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“Happiness is the biggest window a house can ever have”                                                                                                              Mehmet Murat Ilden


Part One: I arrive on The Island.

The first thing that struck me as I stood in the rain waiting for the small ferry that plied backwards and forwards between Roscoff and the island, was the happiness of the people around me.

It may have been bucketing down from the heavens but they piled on that boat, laughing and chatting as though it was the sunniest day the summer could offer them.

Old ladies with pulley baskets, elderly men with shopping bags, glamorous people with beautiful dogs, walkers with the correct gear and a crowd of teenagers hauling tents and their belongings.

And not a scowl between them.

The handsome young man who lifted my heavily laden Yellow bicycle as though it was as light as a feather and of no inconvenience to his strength, smiled and placed it carefully along with the other two on the front deck.

It stood forlornly, water dripping off it’s panniers (and into them too as I discovered later) while the other two bicycles, if bicycles could, were smiling along with everyone else.


Some people leaned forward, regarding me with interest as I took my seat and greeted me with a merry ‘Bonjour’.

I would guess this was not because they recognised me as someone not from the island, (I’m sure there were others like me coming for the first time) but because I was the only one NOT smiling.

Rain belonged in Ireland for heaven’s sake and you see I hadn’t accounted for it here in France.

I also didn’t expect everything to be so straightforward and had giving myself too much time when arranging meeting the woman of the house to collect the keys of what would be my home for the next week.

I could expect to be out in this rain for another three hours.

But I found I couldn’t help smiling back at them as I replied to their greeting.

The second thing that struck me, fifteen minutes later, as I pushed the yellow bicycle with its sodden belongings up the hill from the harbour and past an old church, was the Agapanthus.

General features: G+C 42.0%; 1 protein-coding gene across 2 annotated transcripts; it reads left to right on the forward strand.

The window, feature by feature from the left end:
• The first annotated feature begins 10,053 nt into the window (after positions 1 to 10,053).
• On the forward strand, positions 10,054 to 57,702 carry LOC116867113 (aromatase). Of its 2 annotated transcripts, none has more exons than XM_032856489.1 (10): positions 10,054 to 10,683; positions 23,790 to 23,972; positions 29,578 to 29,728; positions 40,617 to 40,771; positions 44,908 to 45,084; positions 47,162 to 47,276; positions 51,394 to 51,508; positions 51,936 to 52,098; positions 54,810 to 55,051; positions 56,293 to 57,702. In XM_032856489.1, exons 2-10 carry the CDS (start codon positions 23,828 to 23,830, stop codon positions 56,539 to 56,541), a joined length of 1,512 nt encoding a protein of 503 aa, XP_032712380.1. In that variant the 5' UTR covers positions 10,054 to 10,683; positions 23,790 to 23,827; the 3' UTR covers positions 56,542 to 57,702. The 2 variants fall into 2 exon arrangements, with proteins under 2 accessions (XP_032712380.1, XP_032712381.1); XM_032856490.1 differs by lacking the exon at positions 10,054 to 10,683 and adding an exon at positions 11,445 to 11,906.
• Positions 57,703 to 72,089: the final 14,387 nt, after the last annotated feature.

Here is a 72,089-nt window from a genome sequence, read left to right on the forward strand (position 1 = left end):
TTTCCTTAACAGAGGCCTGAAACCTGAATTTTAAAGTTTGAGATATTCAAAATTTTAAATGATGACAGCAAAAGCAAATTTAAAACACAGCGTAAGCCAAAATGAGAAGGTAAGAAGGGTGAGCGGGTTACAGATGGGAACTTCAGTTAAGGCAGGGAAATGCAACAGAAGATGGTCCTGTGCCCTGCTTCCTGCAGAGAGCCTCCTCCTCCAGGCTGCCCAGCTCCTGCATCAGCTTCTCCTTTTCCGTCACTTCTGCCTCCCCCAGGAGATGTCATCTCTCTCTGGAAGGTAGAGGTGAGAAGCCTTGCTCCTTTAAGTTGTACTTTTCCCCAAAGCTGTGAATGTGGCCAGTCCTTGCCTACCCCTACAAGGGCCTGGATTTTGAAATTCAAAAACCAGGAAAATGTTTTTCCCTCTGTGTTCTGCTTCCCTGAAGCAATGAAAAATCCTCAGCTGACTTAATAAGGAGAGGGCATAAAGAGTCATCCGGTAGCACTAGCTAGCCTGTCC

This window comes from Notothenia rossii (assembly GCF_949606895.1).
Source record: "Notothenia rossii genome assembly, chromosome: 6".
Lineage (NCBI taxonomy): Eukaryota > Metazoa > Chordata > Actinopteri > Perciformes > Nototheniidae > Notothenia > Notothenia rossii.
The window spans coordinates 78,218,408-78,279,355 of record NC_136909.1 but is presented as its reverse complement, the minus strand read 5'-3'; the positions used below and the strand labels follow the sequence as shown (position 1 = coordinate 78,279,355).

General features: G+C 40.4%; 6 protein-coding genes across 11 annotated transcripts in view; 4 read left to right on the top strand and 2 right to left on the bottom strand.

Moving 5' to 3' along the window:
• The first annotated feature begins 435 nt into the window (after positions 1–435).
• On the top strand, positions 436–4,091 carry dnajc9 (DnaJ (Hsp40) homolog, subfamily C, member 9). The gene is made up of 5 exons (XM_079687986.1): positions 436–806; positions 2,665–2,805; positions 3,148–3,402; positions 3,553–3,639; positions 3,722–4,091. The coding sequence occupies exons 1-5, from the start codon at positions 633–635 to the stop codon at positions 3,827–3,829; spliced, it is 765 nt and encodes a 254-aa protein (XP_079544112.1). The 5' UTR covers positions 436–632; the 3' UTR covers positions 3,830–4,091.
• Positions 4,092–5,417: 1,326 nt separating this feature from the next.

It grew so profusely that in places it blocked my views of the sea.

But it got away with being a nuisance by the sheer beauty of its flowers

Blue stars reaching to the heavens.


I was beginning to smile again.

Then there was the perfect rows of cauliflowers, fennel bulbs, kohlrabi, potatoes, growing in small fields fertilized by sea weed which I spied through the misty rain and between the gaps of the clusters of houses (the fields that is not the seaweed)


Add to that the wild sea which I could now get a glimpse of (I had reached the brow of the hill) and surely that was a white beach in the distance reached by small sandy roadways scattered without plan.


The rain was beginning to ease now.

The last thing that struck me (but should have been the first that I mentioned) were the gorgeous colorful shutters surrounding small lace curtained windows that I whizzed past as I freewheeled down the other side of the hill.


And for the length of my stay those windows stopped me in my tracks time and time again and me smile.


“Happiness is the biggest window a house can have” wrote the poet, Mehmet Murat Ilden.

Well that must be so, as it did not seem to matter that the windows of the houses here were small because the people continued to exude happiness the whole time I was on the island.


The Island of Ile de Batz lies a 15 minute boat ride off the town of Roscoff which is on coast of brittany.

It is the only small island (and I have been on a good few of them) where even cycling is going too fast.

I had been planning a larger cycle along some of the greenways of Brittany when I spied this tiny island on google maps. The more I read about it, the more I was drawn to it and soon booked a small house in its village for the week.

My plan was to cycle, walk, swim, write, draw, paint and take photographs.

Oh and eat good food and drink fine wine.

And I am inviting you to join me.

To be continued……….